Among the many issues that have challenged Manitoba’s Progressive Conservative government’s pandemic response are the dangerous and dangerously misinformed gatherings of anti-mask, anti-pandemic-restriction protesters.
These events are not numerous, and they are not particularly well attended. But when you’re living in the eye of a COVID-19 hurricane, such protests are problematic from both a practical and a symbolic perspective. They are also confounding when it comes to devising an appropriate response.
So far, Premier Brian Pallister has mostly used stern lectures to dissuade Manitobans from gathering en masse to protest pandemic restrictions, including frequent mentions of the order that makes non-medical masks mandatory in all indoor public spaces. Mr. Pallister took this approach again on Thursday, when he warned citizens against attending any of the protests that are reportedly planned for this weekend.
Mr. Pallister asked would-be protesters to consider how they would feel if, a month after the gathering, they learned they had infected someone they know with COVID-19. That is a reasonable question to ask reasonable people, but unfortunately it’s the wrong question to pose to people who are raging against pandemic restrictions.
These are individuals who, based on their behaviour, appear to have rejected the entire scientific foundation of the pandemic. They apparently do not believe the novel coronavirus poses a unique or elevated threat. And even if it does, they seem not to believe non-medical masks or social distancing make any difference. Normal, rational arguments will not register with those whose behaviour indicates they have adopted an irrational philosophy.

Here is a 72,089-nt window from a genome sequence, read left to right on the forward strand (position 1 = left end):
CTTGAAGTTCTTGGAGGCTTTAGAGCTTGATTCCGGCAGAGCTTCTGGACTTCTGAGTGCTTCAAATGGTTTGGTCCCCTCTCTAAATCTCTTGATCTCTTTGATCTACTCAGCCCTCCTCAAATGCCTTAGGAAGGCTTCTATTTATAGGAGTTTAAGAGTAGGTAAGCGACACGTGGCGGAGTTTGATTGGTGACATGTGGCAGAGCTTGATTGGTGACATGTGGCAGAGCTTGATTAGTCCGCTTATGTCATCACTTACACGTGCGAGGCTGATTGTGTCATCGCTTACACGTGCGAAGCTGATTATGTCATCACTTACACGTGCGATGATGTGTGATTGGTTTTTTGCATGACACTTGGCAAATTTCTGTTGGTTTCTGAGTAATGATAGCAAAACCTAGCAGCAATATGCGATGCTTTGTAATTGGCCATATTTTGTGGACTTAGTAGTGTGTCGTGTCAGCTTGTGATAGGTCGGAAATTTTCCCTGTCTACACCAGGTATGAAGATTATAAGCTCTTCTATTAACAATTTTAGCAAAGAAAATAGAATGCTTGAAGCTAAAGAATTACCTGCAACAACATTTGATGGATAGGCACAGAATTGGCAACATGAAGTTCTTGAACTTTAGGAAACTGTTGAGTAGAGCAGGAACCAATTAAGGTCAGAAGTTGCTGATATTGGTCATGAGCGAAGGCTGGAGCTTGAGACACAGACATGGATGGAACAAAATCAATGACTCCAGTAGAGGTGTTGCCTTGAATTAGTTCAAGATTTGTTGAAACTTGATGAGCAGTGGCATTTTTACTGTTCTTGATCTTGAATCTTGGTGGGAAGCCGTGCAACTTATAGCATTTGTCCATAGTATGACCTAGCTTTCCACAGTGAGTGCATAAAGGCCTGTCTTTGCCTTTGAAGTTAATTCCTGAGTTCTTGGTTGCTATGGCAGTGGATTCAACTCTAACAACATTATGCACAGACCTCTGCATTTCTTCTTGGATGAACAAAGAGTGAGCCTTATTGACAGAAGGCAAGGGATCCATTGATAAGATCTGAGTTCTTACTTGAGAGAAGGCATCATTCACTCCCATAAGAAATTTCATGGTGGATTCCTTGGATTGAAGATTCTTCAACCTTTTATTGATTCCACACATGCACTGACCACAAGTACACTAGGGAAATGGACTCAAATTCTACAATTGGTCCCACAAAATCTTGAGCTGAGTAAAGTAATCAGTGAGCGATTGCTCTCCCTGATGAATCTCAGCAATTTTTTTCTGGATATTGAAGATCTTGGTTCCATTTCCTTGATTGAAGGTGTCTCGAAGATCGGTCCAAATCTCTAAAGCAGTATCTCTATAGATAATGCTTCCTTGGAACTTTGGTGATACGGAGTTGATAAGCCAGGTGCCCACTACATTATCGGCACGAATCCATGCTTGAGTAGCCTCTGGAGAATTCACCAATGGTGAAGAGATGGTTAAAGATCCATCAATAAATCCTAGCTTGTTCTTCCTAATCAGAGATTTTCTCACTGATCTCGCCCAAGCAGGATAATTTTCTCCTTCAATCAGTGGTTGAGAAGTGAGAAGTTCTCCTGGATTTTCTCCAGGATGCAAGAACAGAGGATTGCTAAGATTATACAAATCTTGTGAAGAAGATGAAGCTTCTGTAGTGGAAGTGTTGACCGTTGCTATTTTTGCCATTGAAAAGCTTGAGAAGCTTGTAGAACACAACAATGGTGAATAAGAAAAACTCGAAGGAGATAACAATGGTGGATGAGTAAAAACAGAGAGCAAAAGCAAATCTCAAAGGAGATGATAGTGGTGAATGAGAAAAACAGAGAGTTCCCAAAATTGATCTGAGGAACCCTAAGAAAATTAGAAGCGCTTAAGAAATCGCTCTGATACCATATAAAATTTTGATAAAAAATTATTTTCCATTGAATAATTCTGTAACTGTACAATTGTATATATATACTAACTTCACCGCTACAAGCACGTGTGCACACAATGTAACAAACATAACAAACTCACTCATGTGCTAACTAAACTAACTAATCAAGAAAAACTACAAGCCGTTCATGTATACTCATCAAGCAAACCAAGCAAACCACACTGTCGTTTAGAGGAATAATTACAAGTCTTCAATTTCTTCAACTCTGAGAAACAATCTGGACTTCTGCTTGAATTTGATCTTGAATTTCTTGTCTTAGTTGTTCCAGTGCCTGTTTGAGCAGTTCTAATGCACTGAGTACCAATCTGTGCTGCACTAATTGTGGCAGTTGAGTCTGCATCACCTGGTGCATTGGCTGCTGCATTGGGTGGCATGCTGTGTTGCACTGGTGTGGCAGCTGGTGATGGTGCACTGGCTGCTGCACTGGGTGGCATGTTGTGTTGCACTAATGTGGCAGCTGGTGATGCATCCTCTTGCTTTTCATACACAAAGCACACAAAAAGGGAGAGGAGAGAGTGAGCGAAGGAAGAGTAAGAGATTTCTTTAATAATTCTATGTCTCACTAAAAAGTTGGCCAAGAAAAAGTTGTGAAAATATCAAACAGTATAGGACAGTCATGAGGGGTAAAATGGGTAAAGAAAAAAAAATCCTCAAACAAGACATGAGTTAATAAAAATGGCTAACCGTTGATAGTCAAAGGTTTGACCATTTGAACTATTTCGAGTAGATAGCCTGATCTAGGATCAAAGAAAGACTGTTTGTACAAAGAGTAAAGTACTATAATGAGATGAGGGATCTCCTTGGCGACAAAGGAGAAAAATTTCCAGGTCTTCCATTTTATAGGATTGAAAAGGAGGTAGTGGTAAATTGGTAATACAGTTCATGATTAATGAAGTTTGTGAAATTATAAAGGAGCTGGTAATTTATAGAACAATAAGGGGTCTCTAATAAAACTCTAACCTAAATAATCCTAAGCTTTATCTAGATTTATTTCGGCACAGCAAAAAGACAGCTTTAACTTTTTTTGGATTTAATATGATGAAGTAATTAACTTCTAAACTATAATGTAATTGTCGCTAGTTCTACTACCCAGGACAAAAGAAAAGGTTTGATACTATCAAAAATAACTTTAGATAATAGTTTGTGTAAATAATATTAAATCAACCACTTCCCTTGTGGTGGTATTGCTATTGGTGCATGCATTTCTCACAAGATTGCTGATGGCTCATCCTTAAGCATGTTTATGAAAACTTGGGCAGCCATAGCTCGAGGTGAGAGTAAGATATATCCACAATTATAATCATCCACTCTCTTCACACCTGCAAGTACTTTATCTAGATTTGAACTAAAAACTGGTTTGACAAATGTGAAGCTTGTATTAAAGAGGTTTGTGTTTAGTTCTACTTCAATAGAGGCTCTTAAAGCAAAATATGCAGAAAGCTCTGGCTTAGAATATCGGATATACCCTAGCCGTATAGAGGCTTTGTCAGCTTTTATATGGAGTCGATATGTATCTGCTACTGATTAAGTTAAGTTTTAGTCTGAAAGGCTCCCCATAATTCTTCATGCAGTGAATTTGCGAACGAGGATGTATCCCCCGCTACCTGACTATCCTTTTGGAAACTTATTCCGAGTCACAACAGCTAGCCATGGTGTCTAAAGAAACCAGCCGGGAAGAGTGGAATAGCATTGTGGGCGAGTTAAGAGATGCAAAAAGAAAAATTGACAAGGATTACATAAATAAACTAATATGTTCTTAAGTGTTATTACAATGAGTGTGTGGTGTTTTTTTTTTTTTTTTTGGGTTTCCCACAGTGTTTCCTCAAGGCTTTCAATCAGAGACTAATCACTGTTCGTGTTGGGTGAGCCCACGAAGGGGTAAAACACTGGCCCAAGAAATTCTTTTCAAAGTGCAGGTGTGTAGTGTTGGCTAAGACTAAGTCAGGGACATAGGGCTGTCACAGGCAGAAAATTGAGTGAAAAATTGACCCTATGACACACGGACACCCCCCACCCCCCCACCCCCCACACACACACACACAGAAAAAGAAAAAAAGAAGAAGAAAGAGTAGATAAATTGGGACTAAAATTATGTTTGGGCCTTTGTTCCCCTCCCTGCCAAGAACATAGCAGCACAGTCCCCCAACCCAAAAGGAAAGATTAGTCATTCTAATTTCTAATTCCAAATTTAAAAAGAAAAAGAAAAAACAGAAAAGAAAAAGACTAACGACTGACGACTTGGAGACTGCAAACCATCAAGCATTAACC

If concerted finger-wagging and a slightly raised voice is not the right approach, then what is the Pallister government to do?
Mr. Pallister has also threatened organizers and attendees with fines. In some instances involving high-profile individuals connected to these events, a few tickets have actually been handed out. But in broader terms, this is not a practical approach for controlling mass gatherings.
The premier’s suggestion that tickets could be handed out to the owners of vehicles parked in the vicinity of the protests is, frankly, nonsensical. He has tried to draw a parallel with photo radar, which sees registered owners fined if their vehicle is caught speeding or running a red light, regardless of who is driving. In the protest scenario, however, parking near a protest is not an offence. It seems unlikely that tickets issued blindly on that basis would go unchallenged.
Public–health officials need to work closely with law enforcement to come up with creative, non–confrontational strategies to discourage these gatherings from taking place.
It should be acknowledged that an overreaction to the threat posed by the protests could backfire. Manitobans have, for the most part, ignored these events and the groups that have organized them. A forceful response, perhaps sparking a violent confrontation, might only serve to give these groups more profile than they are due.
And yet, more needs to be done. Public-health officials need to work closely with law enforcement to come up with creative, non-confrontational strategies to discourage these gatherings from taking place, or to disperse them before they reach sufficient numbers to pose a greater threat to public health or public peace.
If tickets are to be handed out, the task must be undertaken by legitimate law-enforcement personnel; private security guards have neither the training nor the authority to demand identification or detain individuals.
These unnecessary and potentially harmful events demand a more focused and effective enforcement strategy. Given Manitoba’s still-rising COVID-19 numbers, threats and lectures are not the necessary tools to get the job done.